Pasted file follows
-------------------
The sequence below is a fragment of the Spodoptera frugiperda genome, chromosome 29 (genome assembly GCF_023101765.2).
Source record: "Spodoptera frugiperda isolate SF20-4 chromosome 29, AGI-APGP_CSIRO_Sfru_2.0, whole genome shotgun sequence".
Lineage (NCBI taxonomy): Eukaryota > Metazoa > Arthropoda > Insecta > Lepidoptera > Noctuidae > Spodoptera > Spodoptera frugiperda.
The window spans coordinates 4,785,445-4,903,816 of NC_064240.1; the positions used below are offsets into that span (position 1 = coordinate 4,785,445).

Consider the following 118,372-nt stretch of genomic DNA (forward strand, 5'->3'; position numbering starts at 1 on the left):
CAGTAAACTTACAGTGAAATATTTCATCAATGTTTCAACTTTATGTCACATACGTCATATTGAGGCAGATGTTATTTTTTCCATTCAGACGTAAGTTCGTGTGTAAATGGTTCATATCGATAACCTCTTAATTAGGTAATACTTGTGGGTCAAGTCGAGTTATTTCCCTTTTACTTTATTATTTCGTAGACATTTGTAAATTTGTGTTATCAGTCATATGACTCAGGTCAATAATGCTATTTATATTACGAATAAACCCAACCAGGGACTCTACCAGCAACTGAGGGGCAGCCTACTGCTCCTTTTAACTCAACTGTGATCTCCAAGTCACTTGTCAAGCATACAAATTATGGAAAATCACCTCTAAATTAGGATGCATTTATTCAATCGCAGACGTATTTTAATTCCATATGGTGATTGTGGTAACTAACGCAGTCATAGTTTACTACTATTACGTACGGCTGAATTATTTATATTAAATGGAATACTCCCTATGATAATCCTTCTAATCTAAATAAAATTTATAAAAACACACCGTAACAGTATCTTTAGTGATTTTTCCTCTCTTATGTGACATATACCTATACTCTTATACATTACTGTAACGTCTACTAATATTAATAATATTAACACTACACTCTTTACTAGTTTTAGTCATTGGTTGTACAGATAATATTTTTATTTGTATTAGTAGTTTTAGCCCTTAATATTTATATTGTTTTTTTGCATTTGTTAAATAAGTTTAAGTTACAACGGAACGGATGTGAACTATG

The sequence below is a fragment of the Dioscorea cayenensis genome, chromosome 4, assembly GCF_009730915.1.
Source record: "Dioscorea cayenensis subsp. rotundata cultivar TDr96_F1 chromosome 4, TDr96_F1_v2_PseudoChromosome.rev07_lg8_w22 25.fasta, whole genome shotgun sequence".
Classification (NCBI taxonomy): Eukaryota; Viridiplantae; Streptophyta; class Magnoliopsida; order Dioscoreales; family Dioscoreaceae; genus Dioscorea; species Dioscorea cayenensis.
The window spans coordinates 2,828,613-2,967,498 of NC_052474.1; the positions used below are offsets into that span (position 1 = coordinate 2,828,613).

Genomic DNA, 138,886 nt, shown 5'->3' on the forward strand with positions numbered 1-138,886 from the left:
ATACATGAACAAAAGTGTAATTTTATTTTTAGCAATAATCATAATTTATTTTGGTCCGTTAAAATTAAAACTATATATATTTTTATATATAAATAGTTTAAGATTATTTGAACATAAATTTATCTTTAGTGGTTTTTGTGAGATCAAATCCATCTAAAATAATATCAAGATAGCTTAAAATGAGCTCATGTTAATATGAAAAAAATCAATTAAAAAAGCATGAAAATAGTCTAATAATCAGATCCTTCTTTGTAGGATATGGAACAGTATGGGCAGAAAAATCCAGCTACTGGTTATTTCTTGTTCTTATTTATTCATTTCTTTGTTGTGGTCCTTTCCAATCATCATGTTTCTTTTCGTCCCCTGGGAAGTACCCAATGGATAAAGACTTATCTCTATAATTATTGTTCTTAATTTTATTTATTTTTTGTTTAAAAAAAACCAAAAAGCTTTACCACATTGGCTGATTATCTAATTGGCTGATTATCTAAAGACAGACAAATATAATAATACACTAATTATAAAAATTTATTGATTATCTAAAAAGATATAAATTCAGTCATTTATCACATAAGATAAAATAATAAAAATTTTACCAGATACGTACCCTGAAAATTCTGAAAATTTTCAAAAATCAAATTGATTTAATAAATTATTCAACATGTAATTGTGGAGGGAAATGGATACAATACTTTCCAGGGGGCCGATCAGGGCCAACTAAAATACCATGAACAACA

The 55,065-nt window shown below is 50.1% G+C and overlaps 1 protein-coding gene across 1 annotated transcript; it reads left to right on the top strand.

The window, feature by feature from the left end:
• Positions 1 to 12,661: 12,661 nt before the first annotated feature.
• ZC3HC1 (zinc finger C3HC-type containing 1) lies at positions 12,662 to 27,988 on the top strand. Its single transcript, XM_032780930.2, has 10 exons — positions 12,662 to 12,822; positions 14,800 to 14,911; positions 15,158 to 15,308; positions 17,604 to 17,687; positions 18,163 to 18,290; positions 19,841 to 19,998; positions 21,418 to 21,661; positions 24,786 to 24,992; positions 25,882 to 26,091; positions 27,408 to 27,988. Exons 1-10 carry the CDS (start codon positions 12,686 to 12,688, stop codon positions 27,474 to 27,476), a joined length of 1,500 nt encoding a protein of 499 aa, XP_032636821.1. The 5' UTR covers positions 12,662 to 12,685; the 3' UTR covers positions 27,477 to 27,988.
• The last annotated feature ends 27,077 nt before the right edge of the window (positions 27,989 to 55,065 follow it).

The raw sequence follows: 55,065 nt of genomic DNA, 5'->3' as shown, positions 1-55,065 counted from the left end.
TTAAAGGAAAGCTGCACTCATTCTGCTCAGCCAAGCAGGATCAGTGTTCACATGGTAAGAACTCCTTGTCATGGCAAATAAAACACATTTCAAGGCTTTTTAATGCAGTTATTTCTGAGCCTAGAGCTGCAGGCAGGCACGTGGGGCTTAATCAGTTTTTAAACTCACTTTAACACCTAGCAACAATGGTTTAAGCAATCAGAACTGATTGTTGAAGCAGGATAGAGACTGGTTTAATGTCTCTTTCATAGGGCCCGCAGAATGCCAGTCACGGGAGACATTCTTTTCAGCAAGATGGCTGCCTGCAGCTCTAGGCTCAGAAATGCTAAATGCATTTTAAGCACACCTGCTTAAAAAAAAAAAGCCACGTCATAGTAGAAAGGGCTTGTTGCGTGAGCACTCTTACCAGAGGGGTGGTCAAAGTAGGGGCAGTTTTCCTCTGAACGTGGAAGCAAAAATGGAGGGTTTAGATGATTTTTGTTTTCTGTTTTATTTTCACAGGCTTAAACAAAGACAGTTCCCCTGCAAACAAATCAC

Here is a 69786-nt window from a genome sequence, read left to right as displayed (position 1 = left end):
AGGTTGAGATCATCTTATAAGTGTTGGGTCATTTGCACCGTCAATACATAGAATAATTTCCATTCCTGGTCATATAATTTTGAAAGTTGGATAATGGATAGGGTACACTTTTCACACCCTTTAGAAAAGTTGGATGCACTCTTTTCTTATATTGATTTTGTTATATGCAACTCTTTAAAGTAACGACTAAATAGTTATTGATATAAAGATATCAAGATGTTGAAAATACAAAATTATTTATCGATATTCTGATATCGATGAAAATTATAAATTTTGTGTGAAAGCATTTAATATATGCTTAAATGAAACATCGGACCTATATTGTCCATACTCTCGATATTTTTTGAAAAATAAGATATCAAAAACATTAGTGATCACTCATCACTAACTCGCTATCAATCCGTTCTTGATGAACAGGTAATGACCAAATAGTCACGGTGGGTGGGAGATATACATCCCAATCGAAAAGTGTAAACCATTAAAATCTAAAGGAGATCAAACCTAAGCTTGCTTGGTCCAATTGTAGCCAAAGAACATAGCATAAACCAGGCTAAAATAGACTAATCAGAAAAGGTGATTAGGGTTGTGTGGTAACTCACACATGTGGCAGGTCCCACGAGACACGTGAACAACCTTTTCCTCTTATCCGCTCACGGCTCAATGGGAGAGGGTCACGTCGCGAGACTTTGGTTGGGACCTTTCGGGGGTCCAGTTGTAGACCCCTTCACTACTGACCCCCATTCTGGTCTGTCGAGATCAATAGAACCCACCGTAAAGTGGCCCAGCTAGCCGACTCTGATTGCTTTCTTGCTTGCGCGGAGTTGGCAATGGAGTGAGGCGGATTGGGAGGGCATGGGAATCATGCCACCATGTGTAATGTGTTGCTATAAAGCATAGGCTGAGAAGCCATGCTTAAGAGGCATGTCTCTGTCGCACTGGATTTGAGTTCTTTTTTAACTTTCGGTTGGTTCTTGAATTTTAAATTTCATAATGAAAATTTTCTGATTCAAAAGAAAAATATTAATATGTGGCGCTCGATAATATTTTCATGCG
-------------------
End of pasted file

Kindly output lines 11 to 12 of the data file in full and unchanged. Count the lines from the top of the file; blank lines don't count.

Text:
Genomic DNA, 138,886 nt, shown 5'->3' on the forward strand with positions numbered 1-138,886 from the left:
ATACATGAACAAAAGTGTAATTTTATTTTTAGCAATAATCATAATTTATTTTGGTCCGTTAAAATTAAAACTATATATATTTTTATATATAAATAGTTTAAGATTATTTGAACATAAATTTATCTTTAGTGGTTTTTGTGAGATCAAATCCATCTAAAATAATATCAAGATAGCTTAAAATGAGCTCATGTTAATATGAAAAAAATCAATTAAAAAAGCATGAAAATAGTCTAATAATCAGATCCTTCTTTGTAGGATATGGAACAGTATGGGCAGAAAAATCCAGCTACTGGTTATTTCTTGTTCTTATTTATTCATTTCTTTGTTGTGGTCCTTTCCAATCATCATGTTTCTTTTCGTCCCCTGGGAAGTACCCAATGGATAAAGACTTATCTCTATAATTATTGTTCTTAATTTTATTTATTTTTTGTTTAAAAAAAACCAAAAAGCTTTACCACATTGGCTGATTATCTAATTGGCTGATTATCTAAAGACAGACAAATATAATAATACACTAATTATAAAAATTTATTGATTATCTAAAAAGATATAAATTCAGTCATTTATCACATAAGATAAAATAATAAAAATTTTACCAGATACGTACCCTGAAAATTCTGAAAATTTTCAAAAATCAAATTGATTTAATAAATTATTCAACATGTAATTGTGGAGGGAAATGGATACAATACTTTCCAGGGGGCCGATCAGGGCCAACTAAAATACCATGAACAACA